Establishing a Data Protection Officer is not just a requirement but a Competitive Advantage.
Organizations that handle, analyze, collect, and process user data need to appoint a Data Protection Officer. This requirement was created to implement the GDPR provisions in Europe and smart addition to any organization to manage sensitive data.
DPO are typically responsible for coordinating communications for breach notifications and ensuring the organization complies with the provisions of the GDPR.
The DPO provides a central contact for any stakeholder to contact the organization, make inquiries on personally identifiable information, and ensure a voice for customers and key stakeholders to address data concerns.
Despite these fundamental aspects of the DPO role, the role is still largely unknown, but also continues to grow in scope as well as importance:
Responsibilities of the Data Protection Officer
- Advocate within the organization for the responsibilities in handling sensitive data.
- Monitor and audit compliance with data regulations and internal use standards.
- Provide advice as to the use and storage of PII and any sensitive data assets.
- Act as a contact point for internal and external authorities in both information requests and disaster response.
Based on these responsibilities, having a dedicated or virtual Data Protection Officer makes good practical business sense—even if your company is not required to have one. Most large organizations have a dedicated in-house Data Protection Officer. The role can be a part of an existing role such as legal or the IT leadership; however, SMB organizations can also choose to contract a Virtual DPO, which can be provided by a managed service provider. V can often be the best option, especially with a proven service provider. They have access to multiple resources abreast of the latest technology and have an inherent need to stay current with new privacy regulations' continual evolutions.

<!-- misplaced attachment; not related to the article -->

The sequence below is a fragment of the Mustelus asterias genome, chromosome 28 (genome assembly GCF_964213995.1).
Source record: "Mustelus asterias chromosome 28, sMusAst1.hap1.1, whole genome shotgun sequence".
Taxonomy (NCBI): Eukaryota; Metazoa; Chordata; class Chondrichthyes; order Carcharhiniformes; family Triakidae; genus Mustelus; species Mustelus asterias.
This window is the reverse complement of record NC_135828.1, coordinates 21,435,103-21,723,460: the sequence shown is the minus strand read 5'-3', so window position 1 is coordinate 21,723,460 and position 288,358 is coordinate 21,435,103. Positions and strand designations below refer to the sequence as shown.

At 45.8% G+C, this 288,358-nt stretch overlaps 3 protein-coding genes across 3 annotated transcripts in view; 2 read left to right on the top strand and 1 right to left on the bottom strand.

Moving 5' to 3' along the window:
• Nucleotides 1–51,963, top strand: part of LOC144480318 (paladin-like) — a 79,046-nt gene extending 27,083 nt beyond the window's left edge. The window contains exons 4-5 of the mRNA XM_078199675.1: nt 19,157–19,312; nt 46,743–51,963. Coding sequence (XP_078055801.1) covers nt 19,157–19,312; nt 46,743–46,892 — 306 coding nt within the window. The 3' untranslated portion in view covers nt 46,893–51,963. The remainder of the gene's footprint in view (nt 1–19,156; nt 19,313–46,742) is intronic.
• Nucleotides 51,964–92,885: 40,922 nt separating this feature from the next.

Evolution of the Data Protection Officer
While the DPO role is traditionally a compliance role, organizations can also realize a competitive advantage using a confident DPO. Providing strong outward communication, contact, and dedication to protecting privacy data can also build trust within your customers and partners. Increasingly, as regulations continue to grow and the frequency of occurrences of data breaches and poor custodianship of personal data increases, consumers and partners will increasingly seek out organizations that are proven and trusted advocates for protecting their data.
Find your Data Protection Officer
As mentioned earlier, you don't necessarily need to hire a new role to fill the DPO responsibilities. In fact, you may actually have the right individual in your organization already. Look internally at your IT, Legal, Product, Customer Success, and other areas where communication and data coincide. Look for confident people dedicated to the protection of data, and advocate for your customers.
With more and more data utilized and created every day and the importance of data protection increasing for organizations regardless of size, the DPO is essential. As consumers and partners are increasingly interested in protecting their identities and data, the DPO and the responsibilities of the role provide an organization the opportunity to realize a real competitive advantage. Seize the opportunity.